Unlimited vacation (or otherwise known as nonaccrual of vacation) policies can provide a benefit with appeal to both employers and employees.
For employers, providing an unlimited vacation benefit can alleviate some of the administrative and financial burden associated with promulgating and maintaining a formal vacation policy. Likewise, these policies can also be attractive to employees since they have the ability to take vacation when convenient without having to bank hours just to make it home for the holidays.
However, while these policies can be a win-win for both employers and employees, they are not without some legal risk. The following are the top risks associated with such policies:
1) Vacation payout upon termination
Some states, such as California and Massachusetts, consider vacation pay to be wages, which may not be forfeited. Thus, at termination, employees are entitled to receive the amount of all accrued vacation in their final paycheck.
In an unlimited (or nonaccrual of) vacation policy, since employees do not accrue vacation time, the employer typically does not pay out any vacation at termination. At this time, no guidance exists concerning treatment of these policies and it is thus unclear whether the administrative agencies (such as the California Labor Commission) view this practice as permissible or as a means to avoid paying out accrued vacation.
2) Discrimination claims
Unlimited vacation policies often will simply say employees may take vacation subject to business needs. But what does subject to business needs or work permitting really mean?
For example, does your policy contemplate whether an employee may vacation in the Caribbean for two months while working intermittently? And if you grant a request for one employee, do you have an objective and reasonable justification for denying anothers employees similar request?
Unless administration of the policy is managed fairly, an employer may be subject to claims of unfair or discriminatory treatment.
3) Leaves of absences
Various federal and state laws provide for protected leaves (e.g. family and medical leave), and typically employees are not paid for the duration of those leaves. However, most of the laws providing for the leave explicitly permit employees to utilize accrued vacation while on leave.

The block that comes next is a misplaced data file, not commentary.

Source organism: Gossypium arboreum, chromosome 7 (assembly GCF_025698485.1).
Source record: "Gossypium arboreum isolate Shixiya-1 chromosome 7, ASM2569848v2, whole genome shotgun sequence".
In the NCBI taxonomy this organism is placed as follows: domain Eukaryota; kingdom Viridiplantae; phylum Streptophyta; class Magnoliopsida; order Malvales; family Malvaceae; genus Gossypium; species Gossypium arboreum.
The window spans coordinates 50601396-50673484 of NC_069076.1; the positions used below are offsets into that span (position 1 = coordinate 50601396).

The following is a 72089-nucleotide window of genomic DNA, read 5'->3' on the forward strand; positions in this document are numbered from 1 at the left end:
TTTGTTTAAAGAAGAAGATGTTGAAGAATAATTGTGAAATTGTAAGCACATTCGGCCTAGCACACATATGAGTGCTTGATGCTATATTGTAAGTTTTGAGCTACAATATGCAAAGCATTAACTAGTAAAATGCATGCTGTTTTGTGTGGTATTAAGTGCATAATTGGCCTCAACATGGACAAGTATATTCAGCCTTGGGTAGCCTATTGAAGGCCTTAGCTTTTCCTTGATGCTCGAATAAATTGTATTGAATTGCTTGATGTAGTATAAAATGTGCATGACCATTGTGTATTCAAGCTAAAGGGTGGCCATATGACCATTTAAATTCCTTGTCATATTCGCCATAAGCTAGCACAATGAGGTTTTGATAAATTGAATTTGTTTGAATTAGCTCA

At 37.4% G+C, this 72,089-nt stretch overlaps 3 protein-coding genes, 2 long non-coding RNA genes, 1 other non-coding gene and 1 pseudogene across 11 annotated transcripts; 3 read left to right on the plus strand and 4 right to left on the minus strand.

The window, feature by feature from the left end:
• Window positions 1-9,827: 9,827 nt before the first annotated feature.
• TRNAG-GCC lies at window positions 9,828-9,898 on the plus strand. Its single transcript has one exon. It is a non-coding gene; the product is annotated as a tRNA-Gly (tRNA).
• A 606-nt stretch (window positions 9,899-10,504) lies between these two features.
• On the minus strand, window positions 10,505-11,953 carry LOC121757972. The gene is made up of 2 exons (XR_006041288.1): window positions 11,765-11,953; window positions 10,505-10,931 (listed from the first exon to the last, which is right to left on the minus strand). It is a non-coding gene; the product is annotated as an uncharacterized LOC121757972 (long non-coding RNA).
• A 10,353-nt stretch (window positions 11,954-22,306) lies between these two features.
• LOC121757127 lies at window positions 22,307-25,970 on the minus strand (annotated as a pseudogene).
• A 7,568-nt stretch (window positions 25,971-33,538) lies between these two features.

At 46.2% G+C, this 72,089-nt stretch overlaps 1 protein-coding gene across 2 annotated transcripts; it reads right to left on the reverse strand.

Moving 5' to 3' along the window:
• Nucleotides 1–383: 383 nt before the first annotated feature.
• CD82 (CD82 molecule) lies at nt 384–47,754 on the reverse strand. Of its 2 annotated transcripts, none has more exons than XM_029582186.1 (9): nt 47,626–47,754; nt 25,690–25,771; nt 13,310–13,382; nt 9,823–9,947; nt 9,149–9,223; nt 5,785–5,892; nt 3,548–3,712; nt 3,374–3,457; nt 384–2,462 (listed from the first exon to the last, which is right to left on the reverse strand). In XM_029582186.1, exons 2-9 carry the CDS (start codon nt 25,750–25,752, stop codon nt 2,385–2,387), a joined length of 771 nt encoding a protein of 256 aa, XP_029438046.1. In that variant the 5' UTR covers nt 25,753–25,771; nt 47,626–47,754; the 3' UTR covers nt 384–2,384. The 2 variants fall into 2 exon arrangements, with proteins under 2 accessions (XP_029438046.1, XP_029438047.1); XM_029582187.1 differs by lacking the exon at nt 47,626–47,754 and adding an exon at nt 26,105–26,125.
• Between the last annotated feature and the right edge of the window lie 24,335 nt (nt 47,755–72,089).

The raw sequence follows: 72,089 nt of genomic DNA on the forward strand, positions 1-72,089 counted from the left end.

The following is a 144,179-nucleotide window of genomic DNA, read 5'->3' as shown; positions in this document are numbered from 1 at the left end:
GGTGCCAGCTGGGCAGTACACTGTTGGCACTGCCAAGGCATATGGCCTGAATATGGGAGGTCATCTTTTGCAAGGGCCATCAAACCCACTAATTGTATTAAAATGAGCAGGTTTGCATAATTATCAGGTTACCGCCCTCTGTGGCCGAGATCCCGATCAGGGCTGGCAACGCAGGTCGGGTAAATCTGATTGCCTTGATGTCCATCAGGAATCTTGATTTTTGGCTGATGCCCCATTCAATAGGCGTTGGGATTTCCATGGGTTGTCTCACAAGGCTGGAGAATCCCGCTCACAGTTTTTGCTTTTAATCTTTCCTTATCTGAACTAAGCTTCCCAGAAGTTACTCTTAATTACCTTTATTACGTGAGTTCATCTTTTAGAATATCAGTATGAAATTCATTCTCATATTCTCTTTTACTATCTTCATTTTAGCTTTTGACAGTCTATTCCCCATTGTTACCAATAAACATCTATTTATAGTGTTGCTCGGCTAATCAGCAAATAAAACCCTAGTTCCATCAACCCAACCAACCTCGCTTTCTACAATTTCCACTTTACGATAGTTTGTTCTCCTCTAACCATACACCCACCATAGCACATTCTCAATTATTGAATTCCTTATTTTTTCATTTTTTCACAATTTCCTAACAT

Under an unlimited vacation policy, there is a risk that an employee may argue that s/he is entitled to utilize vacation while on leave. (Thus, if entitled to 12 weeks of family leave, the employee may argue that s/he intends to apply his/her vacation to the leave to obtain 12 weeks of pay.)
Tips to help mitigate risk
Since these policies are relatively new, many laws have not yet directly addressed how to handle them. Given the risks involved with unlimited vacation policies, the following are some tips to help you mitigate the legal risks involved:
- To avoid possible abuse and claims of unfair treatment, consider how to implement a process to approve vacation requests fairly.
- Ensure that your policy makes clear that, while employees may take time off subject to work demands and managements discretion, they do not accrue any vacation time for purposes of payout at termination (if applicable in your jurisdiction) and/or payment during leaves of absences.
- Communicate your expectations to employees with respect to under what circumstances employees may take time off and what is the process for obtaining approval for time off.
- Monitor usage to ensure that the policy is being administered fairly.
Kristy Marino is a senior counsel and a litigation lawyer with Foley & Lardner LLP who focuses on employment litigation and counseling.
The information in this legal alert is for educational purposes only and should not be taken as specific legal advice.
Register or login for access to this item and much more
All Employee Benefit Adviser content is archived after seven days.
Community members receive:
- All recent and archived articles
- Conference offers and updates
- A full menu of enewsletter options
- Web seminars, white papers, ebooks
Already have an account? Log In
Don't have an account? Register for Free Unlimited Access